Demi Lovato continues to share her story with bipolar disorder to help others.
The singer has been vocal about her mental health and her struggles with addiction, cutting and eating disorders since being diagnosed with bipolar disorder while receiving inpatient treatment in 2011.
“If you know someone or if you’re dealing with it yourself, just know that it is possible to live well,” Lovato, 24, told PEOPLE exclusively. “I’m living proof of that.”
The “Confident” songstress describes her day-to-day as a “work in progress” with the support of her family and friends, including her treatment team. “They’re there for me at any moment of the day and will be there to support me throughout my recovery,” Lovato explained. “That relationship is ongoing — it’s not something where you see a therapist once or you see your psychiatrist once, it’s something you maintain to make sure that you want to live with mental illness. You have to take care of yourself.”
On her treatment, the former Disney Channel star recalled a method that proved especially helpful. “Whenever I was in treatment and I had the urge to do something that was harmful to myself ,whether it was self-harming or was just something that wasn’t good for me, my treatment team told me to distract myself,” she described.
One way to “distract” yourself, she advised, is her popular game Zombarazzie Adventure. “It’s cool to be able to come out with games for phones that can maybe be a distraction for someone when they’re thinking about doing something that can be harmful to themselves,” Lovato said.
Along with speaking up about her own experiences, she partnered with five mental-health organizations, called Be Vocal: Speak Up for Mental Health, in May 2015 to reframe mental health imagery and encourage others to speak openly about mental health with their doctors, support systems, family and friends.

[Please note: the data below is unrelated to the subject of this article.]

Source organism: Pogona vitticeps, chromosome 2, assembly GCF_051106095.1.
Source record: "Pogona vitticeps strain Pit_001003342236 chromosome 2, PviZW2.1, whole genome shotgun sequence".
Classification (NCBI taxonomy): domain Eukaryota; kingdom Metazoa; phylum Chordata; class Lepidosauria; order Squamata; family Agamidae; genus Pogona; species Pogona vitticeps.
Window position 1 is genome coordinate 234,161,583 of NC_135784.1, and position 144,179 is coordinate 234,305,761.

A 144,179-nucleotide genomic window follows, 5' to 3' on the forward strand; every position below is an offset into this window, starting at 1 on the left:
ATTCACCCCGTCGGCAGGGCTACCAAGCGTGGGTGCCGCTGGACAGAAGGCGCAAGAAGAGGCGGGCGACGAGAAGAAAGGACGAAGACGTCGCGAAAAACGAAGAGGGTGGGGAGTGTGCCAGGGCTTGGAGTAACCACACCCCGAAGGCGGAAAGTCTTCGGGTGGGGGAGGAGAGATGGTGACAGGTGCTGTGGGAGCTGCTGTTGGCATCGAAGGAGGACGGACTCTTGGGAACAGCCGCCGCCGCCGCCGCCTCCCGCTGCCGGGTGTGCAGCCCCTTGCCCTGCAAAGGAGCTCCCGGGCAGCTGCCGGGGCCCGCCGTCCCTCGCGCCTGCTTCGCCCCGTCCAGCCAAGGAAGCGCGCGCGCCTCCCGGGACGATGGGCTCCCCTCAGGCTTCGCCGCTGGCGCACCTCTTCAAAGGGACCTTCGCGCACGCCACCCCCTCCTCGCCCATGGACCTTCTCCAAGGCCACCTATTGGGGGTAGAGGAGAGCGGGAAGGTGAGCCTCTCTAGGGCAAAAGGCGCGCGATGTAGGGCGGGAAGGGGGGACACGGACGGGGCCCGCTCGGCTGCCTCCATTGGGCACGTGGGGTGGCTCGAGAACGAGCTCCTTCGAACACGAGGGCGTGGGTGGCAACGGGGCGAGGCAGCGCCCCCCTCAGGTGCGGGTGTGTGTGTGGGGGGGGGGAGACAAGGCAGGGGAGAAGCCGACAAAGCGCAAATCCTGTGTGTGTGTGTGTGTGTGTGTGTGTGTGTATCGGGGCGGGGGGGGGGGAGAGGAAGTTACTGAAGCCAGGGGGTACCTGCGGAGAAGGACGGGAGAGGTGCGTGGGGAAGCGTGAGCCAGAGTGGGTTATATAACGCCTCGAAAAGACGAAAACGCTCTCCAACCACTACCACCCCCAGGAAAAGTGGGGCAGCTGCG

“This partnership means a lot to my fans because so many of my fans are dealing with mental illness, whether it’s depression or bipolar disorder or even schizophrenia,” Lovato said. “I have fans that deal with all sorts of mental illnesses so this is very important to them.”
In addition to speaking up, Lovato, who partnered with Getty Images and photographer Shaul Schwarz to exhibit a more authentic, responsible portrayal of mental health in America, advocates with the initiative to eliminate the stigmas surrounding mental illnesses. “They’re a part of a younger generation who hopefully is going to change the future for the next generation where mental illness won’t be so taboo to talk about,” she said about her fans, adding, “I want to prevent [stigma] from being attached from anything mental health.”
And as her recovery continues, so does her sobriety.
In March 2017, Lovato will be celebrating the five-year anniversary of freedom from her addictions. “Every day is a work in progress so hopefully I make it to 2017 with my sobriety,” she shared. “I take it one day at a time and for today I’m doing great.”